Business lessons from Albert Camus

Who would have imagined that a 73-year-old novel called The Plague would have more than metaphorical significance in our own time? Yet here we are, beset by the coronavirus and still in possession of Albert Camus’s gorgeous and profound meditation on life in the shadow of death.

First published in French in 1947 and set in what was then the colonial Algerian city of Oran, the novel is often read as allegory, perhaps for occupied France under Nazi rule. Camus had lived through the occupation in Paris, risking his life to run the resistance newspaper Combat. It’s our dubious distinction that we can treat his novel of pestilence a good deal more literally than critics often have done.

Shutting yourself in for awhile? I can’t think of a better book to recommend to anyone just now. But business readers in particular will find it compelling on several fronts. It’s

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Stay Sharp While Social Distancing with This Deal on Rosetta Stone, Microbooks, and More

Just because you’re in isolation doesn’t mean it can’t be productive.


2 min read

Disclosure: Our goal is to feature products and services that we think you’ll find interesting and useful. If you purchase them, Entrepreneur may get a small share of the revenue from the sale from our commerce partners.


Much of the world is fully engaged in social distancing due to the rapid spread of the COVID-19. For many, it’s still business as usual, just with more Zoom calls. But nonetheless, it’s bound to get a little boring from time to time with little to no social calendar. So, why not use any extra time you have productively to learn something new or expand your knowledge? The Social Distancing Lifetime Subscription Bundle will let you do just that and then some.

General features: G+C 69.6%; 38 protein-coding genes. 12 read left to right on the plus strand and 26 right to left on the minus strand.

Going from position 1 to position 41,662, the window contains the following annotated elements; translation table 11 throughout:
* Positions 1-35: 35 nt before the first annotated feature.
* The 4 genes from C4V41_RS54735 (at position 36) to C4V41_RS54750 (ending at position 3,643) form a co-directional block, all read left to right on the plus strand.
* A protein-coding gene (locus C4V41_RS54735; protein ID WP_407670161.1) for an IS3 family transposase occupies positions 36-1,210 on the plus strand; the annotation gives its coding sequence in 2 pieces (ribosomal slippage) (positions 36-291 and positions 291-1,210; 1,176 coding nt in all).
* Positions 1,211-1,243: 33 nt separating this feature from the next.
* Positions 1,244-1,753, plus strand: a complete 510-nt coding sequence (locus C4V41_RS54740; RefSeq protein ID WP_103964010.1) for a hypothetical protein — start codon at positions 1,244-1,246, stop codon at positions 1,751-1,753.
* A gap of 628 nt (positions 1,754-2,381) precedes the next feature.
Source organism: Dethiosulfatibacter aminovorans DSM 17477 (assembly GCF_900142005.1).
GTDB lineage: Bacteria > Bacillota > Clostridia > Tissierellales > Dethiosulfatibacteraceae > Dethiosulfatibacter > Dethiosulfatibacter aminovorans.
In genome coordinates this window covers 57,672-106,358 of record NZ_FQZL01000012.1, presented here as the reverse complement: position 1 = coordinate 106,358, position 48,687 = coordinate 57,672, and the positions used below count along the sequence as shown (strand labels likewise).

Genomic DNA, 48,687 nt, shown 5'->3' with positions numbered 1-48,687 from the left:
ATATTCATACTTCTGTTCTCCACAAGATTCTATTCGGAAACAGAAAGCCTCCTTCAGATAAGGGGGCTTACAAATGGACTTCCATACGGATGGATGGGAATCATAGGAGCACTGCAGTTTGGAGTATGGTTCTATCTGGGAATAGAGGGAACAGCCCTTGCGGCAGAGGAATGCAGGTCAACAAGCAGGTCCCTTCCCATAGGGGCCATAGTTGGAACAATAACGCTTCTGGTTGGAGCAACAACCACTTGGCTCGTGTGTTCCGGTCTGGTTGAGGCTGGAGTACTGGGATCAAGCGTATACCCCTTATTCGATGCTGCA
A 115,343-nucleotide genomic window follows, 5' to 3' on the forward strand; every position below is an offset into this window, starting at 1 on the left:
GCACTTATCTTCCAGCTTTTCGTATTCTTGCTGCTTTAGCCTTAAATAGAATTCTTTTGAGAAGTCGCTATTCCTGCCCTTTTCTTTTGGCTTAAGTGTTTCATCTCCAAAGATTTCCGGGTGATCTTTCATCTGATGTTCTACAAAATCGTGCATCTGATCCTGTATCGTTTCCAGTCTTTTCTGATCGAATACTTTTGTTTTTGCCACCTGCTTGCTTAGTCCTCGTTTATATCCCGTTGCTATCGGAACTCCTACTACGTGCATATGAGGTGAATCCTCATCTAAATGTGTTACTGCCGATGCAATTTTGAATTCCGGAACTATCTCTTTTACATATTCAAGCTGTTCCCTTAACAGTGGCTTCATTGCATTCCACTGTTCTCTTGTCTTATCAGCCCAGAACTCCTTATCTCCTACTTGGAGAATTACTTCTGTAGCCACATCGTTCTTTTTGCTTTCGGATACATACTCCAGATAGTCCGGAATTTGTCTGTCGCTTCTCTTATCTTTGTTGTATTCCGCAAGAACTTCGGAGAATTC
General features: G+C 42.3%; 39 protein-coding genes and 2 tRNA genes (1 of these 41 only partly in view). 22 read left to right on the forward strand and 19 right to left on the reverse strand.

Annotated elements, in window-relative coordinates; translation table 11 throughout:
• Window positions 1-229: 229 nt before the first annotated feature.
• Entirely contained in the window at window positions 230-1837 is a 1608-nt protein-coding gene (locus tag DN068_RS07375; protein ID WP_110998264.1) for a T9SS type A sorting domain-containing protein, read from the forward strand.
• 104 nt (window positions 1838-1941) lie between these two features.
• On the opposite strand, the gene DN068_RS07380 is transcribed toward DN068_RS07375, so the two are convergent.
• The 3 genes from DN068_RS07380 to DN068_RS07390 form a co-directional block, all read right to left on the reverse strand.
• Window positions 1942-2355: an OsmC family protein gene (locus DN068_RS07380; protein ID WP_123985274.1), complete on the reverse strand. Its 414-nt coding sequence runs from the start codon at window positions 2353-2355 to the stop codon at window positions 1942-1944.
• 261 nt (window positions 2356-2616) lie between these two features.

This bundle includes lifetime subscriptions to three top apps: Rosetta Stone, 12min Microbooks, and

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6 Conversations Entrepreneurs Must Have ASAP

Have these critical conversations sooner than later to get ahead of the crisis.


4 min read

Opinions expressed by Entrepreneur contributors are their own.


Offices are closed. Production is halted. Billings for your products or services are frozen. Clients/customers have been lost, and crucial past receivables aren’t coming in.

While things will eventually turn around, no one knows when that will be the case — which makes it impossible to plan or budget strategically in order to stay afloat.

Related: This Is What the Ultimate Sales Conversation Sounds Like

Rather than be paralyzed or petrified, it’s crucial for business owners to proactively stave off disaster by quickly pursuing six categories of conversations. They may not be easy or comfortable to have, but for the sake of your organization, they must happen:

With small business bailout programs

Talk to your local and state elected officials and economic development